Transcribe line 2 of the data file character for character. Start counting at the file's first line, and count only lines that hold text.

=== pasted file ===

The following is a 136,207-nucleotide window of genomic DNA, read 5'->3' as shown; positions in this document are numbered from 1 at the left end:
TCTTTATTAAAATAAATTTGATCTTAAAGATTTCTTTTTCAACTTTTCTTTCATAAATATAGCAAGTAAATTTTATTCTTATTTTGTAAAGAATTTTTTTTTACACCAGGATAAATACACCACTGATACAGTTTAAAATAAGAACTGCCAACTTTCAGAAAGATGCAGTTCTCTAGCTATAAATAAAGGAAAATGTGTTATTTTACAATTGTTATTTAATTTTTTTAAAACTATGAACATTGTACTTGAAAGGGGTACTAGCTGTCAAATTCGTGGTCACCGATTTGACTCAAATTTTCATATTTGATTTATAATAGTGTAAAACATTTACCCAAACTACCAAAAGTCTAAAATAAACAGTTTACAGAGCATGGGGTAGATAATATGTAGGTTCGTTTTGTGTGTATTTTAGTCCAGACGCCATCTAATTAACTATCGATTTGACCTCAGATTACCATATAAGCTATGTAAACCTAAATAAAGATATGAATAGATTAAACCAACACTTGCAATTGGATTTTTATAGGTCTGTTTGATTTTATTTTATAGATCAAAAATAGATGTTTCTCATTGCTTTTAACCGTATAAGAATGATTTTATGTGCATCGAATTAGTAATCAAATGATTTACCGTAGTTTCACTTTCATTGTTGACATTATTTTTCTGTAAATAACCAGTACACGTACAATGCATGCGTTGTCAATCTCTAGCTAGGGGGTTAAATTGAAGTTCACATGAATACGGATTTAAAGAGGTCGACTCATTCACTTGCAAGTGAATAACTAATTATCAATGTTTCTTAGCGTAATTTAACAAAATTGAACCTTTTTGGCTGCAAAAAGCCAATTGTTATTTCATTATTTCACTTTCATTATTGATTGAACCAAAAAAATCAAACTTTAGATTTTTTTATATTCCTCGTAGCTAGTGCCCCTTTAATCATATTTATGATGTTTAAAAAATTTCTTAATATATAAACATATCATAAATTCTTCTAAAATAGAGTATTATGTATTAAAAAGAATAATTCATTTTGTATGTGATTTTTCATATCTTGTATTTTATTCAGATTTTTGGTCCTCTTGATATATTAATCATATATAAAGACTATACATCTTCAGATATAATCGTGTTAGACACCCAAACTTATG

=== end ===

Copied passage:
TCTTTATTAAAATAAATTTGATCTTAAAGATTTCTTTTTCAACTTTTCTTTCATAAATATAGCAAGTAAATTTTATTCTTATTTTGTAAAGAATTTTTTTTTACACCAGGATAAATACACCACTGATACAGTTTAAAATAAGAACTGCCAACTTTCAGAAAGATGCAGTTCTCTAGCTATAAATAAAGGAAAATGTGTTATTTTACAATTGTTATTTAATTTTTTTAAAACTATGAACATTGTACTTGAAAGGGGTACTAGCTGTCAAATTCGTGGTCACCGATTTGACTCAAATTTTCATATTTGATTTATAATAGTGTAAAACATTTACCCAAACTACCAAAAGTCTAAAATAAACAGTTTACAGAGCATGGGGTAGATAATATGTAGGTTCGTTTTGTGTGTATTTTAGTCCAGACGCCATCTAATTAACTATCGATTTGACCTCAGATTACCATATAAGCTATGTAAACCTAAATAAAGATATGAATAGATTAAACCAACACTTGCAATTGGATTTTTATAGGTCTGTTTGATTTTATTTTATAGATCAAAAATAGATGTTTCTCATTGCTTTTAACCGTATAAGAATGATTTTATGTGCATCGAATTAGTAATCAAATGATTTACCGTAGTTTCACTTTCATTGTTGACATTATTTTTCTGTAAATAACCAGTACACGTACAATGCATGCGTTGTCAATCTCTAGCTAGGGGGTTAAATTGAAGTTCACATGAATACGGATTTAAAGAGGTCGACTCATTCACTTGCAAGTGAATAACTAATTATCAATGTTTCTTAGCGTAATTTAACAAAATTGAACCTTTTTGGCTGCAAAAAGCCAATTGTTATTTCATTATTTCACTTTCATTATTGATTGAACCAAAAAAATCAAACTTTAGATTTTTTTATATTCCTCGTAGCTAGTGCCCCTTTAATCATATTTATGATGTTTAAAAAATTTCTTAATATATAAACATATCATAAATTCTTCTAAAATAGAGTATTATGTATTAAAAAGAATAATTCATTTTGTATGTGATTTTTCATATCTTGTATTTTATTCAGATTTTTGGTCCTCTTGATATATTAATCATATATAAAGACTATACATCTTCAGATATAATCGTGTTAGACACCCAAACTTATG